Wednesday, November 18, 2015

First Puerto Rican MLB player - Hiram Bithorn

Hispanic heritage month came and went faster than I could blink an eye! I wanted to write a post and as you can see never got the chance; but while doing some research I came across someone I had not previously heard about from Puerto Rico and decided to find out some more information about his background after not seeing much about his origin, despite having a surname like "Bithorn". So I decided to do some digging on Puerto Rico's first MLB Player- Hiram Bithorn Sosa.

Hiram Bithorn Sosa [Google Images]

Initially when I saw his name I thought, "Wait… this guy is Puerto Rican? And his name is Hiram Bithorn..? And I don't know anything about him??" As you can see I was just all around surprised. During my time in high school and most of college I looked up and researched a lot about Puerto Rico -- its history, its politics, its linguistics… anything I could get my hands on. But for some reason, I never came across Hiram. I was especially surprised since he was the first Puerto Rican baseball player to play Major League Baseball. I decided to see what I could find out about Hiram Bithorn Sosa. 

Wikipedia told me that Hiram was born in 1916 in San Juan and so I knew where to search for his birth certificate. I was mainly interested in finding out where this "Bithorn" surname came from since I had never seen it in my searches and isn't a common surname. Hiram was born as "Hiram Gabriel Bithorn Sosa", on the 18th of March 1916 in Santurce, San Juan, Puerto Rico. Hiram was the son of Waldemar Bithorn and María Sosa, both from San Juan. His paternal grandparents were listed as Fernando Bithorn Andersen and Tomasa Huicy both deceased by 1916. And through his maternal line, Roque Sosa Reyes from Trujillo Alto and Santos Castillo, deceased.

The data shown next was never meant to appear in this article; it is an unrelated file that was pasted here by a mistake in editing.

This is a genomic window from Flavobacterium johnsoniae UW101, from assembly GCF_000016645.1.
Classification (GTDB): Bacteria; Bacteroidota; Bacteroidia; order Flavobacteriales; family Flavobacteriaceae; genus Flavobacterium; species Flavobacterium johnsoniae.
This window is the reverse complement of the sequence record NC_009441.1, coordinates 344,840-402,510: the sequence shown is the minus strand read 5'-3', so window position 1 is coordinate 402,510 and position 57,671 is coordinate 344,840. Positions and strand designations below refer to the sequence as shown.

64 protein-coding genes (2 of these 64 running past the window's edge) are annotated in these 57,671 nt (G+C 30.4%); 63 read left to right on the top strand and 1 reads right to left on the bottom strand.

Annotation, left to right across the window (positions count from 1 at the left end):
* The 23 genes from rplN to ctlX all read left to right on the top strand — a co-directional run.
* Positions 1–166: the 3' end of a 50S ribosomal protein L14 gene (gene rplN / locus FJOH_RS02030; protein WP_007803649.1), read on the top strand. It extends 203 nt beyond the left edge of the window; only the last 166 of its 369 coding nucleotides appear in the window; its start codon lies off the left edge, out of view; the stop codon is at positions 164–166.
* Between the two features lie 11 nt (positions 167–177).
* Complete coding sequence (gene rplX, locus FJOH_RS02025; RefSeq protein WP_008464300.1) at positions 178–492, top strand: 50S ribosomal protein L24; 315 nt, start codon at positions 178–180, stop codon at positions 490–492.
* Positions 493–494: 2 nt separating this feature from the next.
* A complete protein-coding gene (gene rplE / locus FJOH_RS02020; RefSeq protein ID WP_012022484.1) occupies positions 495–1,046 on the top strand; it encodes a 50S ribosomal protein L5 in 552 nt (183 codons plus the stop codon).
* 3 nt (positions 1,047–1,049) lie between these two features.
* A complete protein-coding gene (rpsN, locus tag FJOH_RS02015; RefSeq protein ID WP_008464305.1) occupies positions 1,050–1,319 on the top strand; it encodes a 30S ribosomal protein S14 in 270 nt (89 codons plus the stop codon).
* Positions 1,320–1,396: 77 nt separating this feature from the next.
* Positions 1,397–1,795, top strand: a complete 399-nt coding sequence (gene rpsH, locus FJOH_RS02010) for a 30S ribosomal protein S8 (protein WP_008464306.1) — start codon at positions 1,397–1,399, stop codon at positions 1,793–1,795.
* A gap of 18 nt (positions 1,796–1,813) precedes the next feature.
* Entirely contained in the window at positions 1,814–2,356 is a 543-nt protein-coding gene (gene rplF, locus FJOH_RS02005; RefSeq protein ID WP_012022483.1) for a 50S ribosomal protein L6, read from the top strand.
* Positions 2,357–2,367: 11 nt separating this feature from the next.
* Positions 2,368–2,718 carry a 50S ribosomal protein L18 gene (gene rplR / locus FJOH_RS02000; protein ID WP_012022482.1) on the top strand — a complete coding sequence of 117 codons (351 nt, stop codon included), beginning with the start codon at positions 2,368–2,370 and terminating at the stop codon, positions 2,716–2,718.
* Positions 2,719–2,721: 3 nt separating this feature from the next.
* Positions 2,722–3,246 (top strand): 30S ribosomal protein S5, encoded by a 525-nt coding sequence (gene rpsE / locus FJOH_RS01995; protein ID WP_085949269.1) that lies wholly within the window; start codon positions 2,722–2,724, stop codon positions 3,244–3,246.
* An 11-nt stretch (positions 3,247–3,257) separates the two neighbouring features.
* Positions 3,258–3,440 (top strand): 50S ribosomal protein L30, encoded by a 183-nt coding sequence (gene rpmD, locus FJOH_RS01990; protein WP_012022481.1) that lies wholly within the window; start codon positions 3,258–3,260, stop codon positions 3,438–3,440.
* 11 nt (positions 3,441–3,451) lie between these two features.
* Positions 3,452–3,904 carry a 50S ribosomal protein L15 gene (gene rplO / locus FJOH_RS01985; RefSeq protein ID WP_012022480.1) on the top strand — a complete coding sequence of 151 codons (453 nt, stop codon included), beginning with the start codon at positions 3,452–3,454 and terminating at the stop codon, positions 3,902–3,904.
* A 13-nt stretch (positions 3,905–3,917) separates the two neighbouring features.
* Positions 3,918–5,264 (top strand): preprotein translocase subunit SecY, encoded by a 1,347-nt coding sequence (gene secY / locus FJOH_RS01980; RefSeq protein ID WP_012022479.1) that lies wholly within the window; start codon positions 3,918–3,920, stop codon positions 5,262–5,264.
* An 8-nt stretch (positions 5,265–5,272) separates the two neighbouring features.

Hiram Gabriel Bithorn Sosa, 1916 [Ancestry]

Paternal Family 

Looking at his paternal grandfather's second surname Andersen we can guess sometime type of Danish origin or even Swedish if the person incorrectly wrote "Andersson". Huicy on the other hand I had no lead as to where that surname was from. The more I dug into his paternal family, the more information I found. It turns out that Fernando Bithorn Andersen was a native of St. Croix, at that point a Danish  island, son of a Danish man from Copenhagen and his mother a native of St. Croix. I was even able to find a 1846 census record from St. Croix listing his father, Carl Bithorn (originally from Copenhagen), his mother Elisa (née Andersen) along with his siblings Anna and Eugene. Notice that his name was originally Ferdinand and when moving to Puerto Rico he became "Fernando". We see this a lot with immigrants that come from non-Spanish countries who suddenly become "Juan" instead of John and "María" instead of Mary. 

St. Croix, 1846 Census [Ancestry]

So far I've been able to find one record for a potential baptism for Carl Bithorn in Copenhagen, Denmark in 1805. My guess is that it is the same man since it matches the information we have. 

Carl Bithorn - Danish Baptism, 1805 [Ancestry]